“These aren’t helpers,” the goddess retorted. “They are aspects of myself!” To prove it, she drew the other goddesses back into her body and went on to kill the demons single-handed—proving that the power of the eternal shakti is invincible.
Hear Me Roar
Durga (her name means “the unfathomable one”) is the cosmic warrior, the force within consciousness that battles ignorance and darkness. Durga rides a lion, and her arms bristle with weapons, which she uses to slay an assortment of demons and negative forces. Her face, however, shines with peace and compassion.
Durga is the power behind dramatic breakthroughs; she’s the strength you can draw on when facing a challenging situation or even a deep backbend. I also like to think of Durga as a patron goddess for overscheduled working moms, inspiring them to deal with the challenges of juggling a job, a family, and countless daily emergencies.
Durga’s most fearsome manifestation, Kali (“the black one”), represents both the consuming power of time (which dissolves all things) and the timelessness of deep meditation. Kali—her tongue sticking out—is the energy that takes us beyond convention. She’s adorned with a garland of human heads, which represents the sound vibrations that are manifested as thoughts, all of which are “devoured” when we enter the stillness of meditation.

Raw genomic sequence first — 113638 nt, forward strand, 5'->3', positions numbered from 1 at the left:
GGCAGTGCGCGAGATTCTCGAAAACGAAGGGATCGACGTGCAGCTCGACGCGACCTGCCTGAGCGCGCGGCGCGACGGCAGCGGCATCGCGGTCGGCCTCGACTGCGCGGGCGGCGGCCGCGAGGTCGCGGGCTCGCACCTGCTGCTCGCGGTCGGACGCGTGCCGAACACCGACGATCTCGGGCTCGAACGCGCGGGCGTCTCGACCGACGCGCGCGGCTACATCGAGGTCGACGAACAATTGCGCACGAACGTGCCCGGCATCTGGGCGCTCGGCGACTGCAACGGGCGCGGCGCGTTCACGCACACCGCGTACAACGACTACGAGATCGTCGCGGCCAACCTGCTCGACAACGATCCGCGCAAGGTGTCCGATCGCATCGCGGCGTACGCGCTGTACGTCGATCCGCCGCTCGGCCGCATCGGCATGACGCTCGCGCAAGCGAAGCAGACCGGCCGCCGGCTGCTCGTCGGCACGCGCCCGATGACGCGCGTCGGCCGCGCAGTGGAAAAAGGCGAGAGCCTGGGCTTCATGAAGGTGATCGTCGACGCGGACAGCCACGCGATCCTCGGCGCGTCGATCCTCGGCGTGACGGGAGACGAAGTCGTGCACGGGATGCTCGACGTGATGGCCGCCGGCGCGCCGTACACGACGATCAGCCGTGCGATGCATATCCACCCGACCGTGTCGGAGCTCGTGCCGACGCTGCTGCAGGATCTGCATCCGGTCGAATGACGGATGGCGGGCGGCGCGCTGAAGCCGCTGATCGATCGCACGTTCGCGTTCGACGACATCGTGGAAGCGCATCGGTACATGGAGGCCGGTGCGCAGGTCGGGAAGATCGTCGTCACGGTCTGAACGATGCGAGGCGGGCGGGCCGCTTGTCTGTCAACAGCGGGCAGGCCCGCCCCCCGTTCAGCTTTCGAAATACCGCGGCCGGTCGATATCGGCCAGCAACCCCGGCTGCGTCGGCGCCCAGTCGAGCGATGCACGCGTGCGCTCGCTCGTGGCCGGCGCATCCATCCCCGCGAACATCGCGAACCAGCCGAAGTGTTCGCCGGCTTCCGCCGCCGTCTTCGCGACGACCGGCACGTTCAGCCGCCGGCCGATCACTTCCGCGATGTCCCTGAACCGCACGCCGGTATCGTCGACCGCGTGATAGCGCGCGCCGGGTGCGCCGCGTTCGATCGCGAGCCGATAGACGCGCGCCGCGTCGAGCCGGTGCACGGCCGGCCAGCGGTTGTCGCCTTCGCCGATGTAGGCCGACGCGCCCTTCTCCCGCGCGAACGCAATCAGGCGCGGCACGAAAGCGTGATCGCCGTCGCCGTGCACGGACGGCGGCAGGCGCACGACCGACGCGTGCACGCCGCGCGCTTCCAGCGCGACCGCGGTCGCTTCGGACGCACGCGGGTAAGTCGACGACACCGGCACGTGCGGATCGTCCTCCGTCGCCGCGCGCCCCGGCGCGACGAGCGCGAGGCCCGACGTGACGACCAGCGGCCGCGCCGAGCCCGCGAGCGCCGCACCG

Lakshmi (“good fortune”), on the other hand, is the essence of everything we hold desirable. As the deity of wealth, good fortune, and happiness (in a happy linguistic coincidence, her name is pronounced “Luck-shmi”), she stands atop an open lotus flower, as lovely as a Bollywood film star. Gold coins drip from one of her four arms, symbolizing her overflowing generosity.